I had almost no expectations for this movie, and I was still seriously disappointed. After the third upward pan of the dude’s scorpion on the back of his jacket…the third scene of fist clenching…it all became just laughable. There is nothing new or unique in this film, and if you can’t predict exactly what will happen next with almost every scene (you didn’t predict the husband would soon be sprung out of jail for some drama elements??, how long after the character gets shot at the pawn shop did you realize the woman was in on the set-up??). If you were not yawning, thinking about how much money you spent on the ticket, or shaking your head as each easy, cliche, no-surprise event occurred, then you probably enjoyed the film only if you’re able to slink into your movie seat and shift your brain into neutral.

    One of the more problematic points for me was the female character. She sits around at home while the men she chooses deceive her, committing crimes that put her life and the life of her son in jeopardy. She starts an emotional affair with a guy that lives just two doors down, realizing that her criminal husband will be soon out of jail? After learning that Stoneface was there when her husband was killed (and he now has the money and offers to take care of her), does she consider that he may have behind it all, killing her husband and the cash so he could have her? Maybe that’s why she slaps him? But then she watches him stomp a guy’s head to mush, and she is STILL going back for more, knocking on his door toward the end of the film? What is her attraction to this mute, lying, murderer? After seeing one of her bad choices go to prison, she actually KNOWS these things about criminal boyfriend #2 and continues to want expose herself and her child. They should have exposed more of these masochistic tendencies, rather than trying to portray her as some innocent angelic beauty, that woman has serious issues.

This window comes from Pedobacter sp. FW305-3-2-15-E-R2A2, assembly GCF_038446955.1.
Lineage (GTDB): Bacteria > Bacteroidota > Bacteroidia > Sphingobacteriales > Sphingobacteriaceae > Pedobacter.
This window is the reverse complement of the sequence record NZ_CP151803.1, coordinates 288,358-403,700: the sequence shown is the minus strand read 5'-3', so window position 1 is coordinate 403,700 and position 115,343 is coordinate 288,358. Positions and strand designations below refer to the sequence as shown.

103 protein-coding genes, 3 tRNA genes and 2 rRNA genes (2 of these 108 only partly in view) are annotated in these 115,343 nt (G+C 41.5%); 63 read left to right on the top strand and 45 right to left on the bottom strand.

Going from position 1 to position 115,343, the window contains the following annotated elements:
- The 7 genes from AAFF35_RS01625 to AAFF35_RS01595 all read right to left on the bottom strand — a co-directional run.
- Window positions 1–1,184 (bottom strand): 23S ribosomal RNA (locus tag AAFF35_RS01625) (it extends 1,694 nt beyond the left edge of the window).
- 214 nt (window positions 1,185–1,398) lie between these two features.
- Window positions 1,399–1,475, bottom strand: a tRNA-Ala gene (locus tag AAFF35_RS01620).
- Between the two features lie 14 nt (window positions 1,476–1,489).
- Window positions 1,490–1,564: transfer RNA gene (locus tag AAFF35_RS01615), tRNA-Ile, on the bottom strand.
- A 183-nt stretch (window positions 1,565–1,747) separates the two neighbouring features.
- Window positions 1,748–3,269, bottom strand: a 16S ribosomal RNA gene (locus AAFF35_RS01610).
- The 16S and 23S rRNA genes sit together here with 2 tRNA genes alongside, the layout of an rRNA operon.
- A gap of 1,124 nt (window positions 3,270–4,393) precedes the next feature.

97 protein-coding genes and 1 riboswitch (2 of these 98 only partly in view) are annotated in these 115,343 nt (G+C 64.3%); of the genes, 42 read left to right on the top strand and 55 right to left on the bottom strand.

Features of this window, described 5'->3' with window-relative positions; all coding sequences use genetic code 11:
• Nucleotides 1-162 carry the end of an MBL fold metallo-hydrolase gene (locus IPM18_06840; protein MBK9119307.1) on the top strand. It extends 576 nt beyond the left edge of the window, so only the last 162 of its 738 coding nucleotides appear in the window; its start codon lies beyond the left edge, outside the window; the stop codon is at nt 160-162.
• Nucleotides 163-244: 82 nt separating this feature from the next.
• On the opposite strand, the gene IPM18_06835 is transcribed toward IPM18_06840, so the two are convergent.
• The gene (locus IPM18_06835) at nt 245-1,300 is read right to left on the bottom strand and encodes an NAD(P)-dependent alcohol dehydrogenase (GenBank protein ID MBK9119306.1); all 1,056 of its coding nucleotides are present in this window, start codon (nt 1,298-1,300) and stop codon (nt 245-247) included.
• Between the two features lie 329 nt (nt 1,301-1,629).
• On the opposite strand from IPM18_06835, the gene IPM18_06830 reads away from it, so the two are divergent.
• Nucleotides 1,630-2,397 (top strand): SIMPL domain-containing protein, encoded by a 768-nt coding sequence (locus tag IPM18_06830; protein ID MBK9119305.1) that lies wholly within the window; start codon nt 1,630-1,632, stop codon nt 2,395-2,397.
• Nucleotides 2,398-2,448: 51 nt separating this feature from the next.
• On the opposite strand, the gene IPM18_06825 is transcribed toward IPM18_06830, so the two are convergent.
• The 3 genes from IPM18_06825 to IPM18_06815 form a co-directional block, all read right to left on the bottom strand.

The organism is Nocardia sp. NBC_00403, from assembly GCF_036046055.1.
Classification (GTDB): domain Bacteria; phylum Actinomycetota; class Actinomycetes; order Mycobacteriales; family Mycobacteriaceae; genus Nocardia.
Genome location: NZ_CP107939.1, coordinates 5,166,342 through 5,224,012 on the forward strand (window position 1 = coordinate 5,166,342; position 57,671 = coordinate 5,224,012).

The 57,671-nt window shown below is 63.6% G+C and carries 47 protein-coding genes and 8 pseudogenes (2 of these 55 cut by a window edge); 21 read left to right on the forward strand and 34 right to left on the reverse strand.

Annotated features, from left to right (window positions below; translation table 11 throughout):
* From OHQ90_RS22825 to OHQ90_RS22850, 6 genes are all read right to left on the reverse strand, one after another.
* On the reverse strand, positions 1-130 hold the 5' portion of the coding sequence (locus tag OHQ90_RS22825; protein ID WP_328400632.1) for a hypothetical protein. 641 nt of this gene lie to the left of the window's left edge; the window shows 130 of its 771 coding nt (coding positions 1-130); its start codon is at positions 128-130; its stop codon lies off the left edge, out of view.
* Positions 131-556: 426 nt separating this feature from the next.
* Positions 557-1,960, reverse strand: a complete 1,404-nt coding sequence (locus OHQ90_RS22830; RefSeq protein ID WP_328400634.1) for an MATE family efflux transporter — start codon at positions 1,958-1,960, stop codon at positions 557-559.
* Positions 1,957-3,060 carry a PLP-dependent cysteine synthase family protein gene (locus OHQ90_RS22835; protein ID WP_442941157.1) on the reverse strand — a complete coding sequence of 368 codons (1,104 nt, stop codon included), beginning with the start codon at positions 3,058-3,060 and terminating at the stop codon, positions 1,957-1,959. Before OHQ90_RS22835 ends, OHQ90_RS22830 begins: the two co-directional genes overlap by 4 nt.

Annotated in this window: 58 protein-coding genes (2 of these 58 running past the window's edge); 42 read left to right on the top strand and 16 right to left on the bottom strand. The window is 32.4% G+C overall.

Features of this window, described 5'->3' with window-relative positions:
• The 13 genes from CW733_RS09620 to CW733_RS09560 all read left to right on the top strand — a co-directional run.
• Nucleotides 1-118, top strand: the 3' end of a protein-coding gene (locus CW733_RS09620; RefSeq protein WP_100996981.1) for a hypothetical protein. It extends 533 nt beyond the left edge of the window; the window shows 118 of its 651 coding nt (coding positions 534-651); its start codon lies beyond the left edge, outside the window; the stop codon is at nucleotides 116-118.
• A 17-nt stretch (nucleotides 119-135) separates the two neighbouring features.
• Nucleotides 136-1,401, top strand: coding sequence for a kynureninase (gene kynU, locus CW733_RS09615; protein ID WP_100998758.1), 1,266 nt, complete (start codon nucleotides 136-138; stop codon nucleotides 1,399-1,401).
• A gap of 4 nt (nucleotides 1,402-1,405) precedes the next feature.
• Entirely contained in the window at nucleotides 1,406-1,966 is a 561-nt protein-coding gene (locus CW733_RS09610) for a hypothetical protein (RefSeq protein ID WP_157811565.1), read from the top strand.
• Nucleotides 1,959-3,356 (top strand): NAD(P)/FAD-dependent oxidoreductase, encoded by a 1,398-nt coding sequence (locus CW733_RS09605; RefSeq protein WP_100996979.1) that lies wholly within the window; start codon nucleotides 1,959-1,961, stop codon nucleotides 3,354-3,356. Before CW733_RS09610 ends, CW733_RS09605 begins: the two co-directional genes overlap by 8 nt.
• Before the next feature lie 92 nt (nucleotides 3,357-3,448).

And the end becomes even more absurd. At one point in the film, when the bad guys are still after him, he’s willing to take the cash and run away with cutey-pie. At the end, he’s killed all the bad guys (except for unknown Mafia dudes who will apparently hunt him to the ends of the earth for a million bucks??), but then decides to leave the cash, leave the girl, and drive away, presumably to the next city where he will invariably get himself into more implausible situations. Also, if he shows up at the restaurant knowing the bad guy will attempt to kill him (he knows it, he packs a knife), why not be preemptive, put on your movie mask (not your blood stained Scorpion coat dumbass), walk past him, turn around, quietly slit his throat, and walk calmly out of the restaurant, no one can identify you, and no cop will apparently ever catch you in your car. WTF? Instead he WAITS to be stabbed FIRST, then counters. I know he left a message to cutie that he might not return, but he appears suicidal and only accidentally survives, and if you were watching the movie at all, if he were suicidal, he’d fer sure off himself in his car.

    Anyway, the movie sucked, I’m surprised that anyone liked it or would defend it. Terrible.

  57. Martin H. Leaf says:

    Drive should be noted for its Jew hatred. Every false negative Jew hating stereotype is in this movie. What is outrageous is that there is no legitimate reason for it.